The Emergency Ordinance came into focus recently when it was used to detain six Parti Sosialis Malaysia (PSM) members. The Star spoke to the Law Minister, Police and NGOs about the pertinence of the EO, which provides for detention without trial and has been used a lot more than the ISA.

WHEN a mother asked her 19-year old twins, Vignesh and Vengadash, to run to the shop to buy some things, she never thought her boys would be detained by the police.

The boys went to the shop, inadvertently walked in on a police raid, and got scooped up too.

“These are good kids. They really are innocent but just happened to be in the wrong place at the wrong time,” claims Suaram’s coordinator E. Nalini.


We don’t know when the police started using EO for petty crimes like motorcycle theft. Most of the EO cases I receive these days are for motorcyle thefts! — E. NALINI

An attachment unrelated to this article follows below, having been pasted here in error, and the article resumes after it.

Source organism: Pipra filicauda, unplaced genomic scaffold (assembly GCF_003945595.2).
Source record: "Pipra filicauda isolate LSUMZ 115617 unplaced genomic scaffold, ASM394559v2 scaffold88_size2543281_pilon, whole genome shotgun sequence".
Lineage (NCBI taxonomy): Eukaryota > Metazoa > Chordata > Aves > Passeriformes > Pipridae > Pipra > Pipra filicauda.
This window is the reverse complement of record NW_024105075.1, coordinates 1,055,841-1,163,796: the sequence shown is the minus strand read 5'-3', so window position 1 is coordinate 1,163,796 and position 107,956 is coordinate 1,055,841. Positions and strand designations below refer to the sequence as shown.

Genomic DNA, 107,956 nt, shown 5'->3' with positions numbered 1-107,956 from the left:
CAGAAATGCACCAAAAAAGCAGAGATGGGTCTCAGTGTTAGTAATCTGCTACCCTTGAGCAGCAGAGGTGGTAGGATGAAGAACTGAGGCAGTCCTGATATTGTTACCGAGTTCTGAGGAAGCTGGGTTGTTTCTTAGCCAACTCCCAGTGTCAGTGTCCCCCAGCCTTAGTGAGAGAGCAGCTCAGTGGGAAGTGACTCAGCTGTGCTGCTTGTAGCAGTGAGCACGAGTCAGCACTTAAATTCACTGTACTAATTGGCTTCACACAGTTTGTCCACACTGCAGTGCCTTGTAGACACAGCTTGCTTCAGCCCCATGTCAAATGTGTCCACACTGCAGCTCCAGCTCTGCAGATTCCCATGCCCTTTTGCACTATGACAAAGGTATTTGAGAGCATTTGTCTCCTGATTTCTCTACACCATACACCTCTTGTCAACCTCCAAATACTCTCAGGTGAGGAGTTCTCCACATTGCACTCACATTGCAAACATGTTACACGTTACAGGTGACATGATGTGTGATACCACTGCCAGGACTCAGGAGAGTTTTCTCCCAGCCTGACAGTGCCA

The incident occurred in Petaling Jaya in 2006. The twins were detained under the Emergency (Public Order and Prevention of Crime) Ordinance (EO), which meant detention without trial.

They were moved from one police station to another and after the initial 60-day period, they were put in the Simpang Renggam Detention Centre.

The boys come from a poor family. Their father is sick so he doesn’t work and they live on their mother’s earnings from her job in a factory.

The mother did not know how to get her boys out so, after a year of worrying and asking around, the family turned to Suaram for help. The human rights NGO wrote letters to the Home Ministry, followed these up with a number of reminders and in 2008 (three months before their two-year detention order expired), the twins were released unconditionally.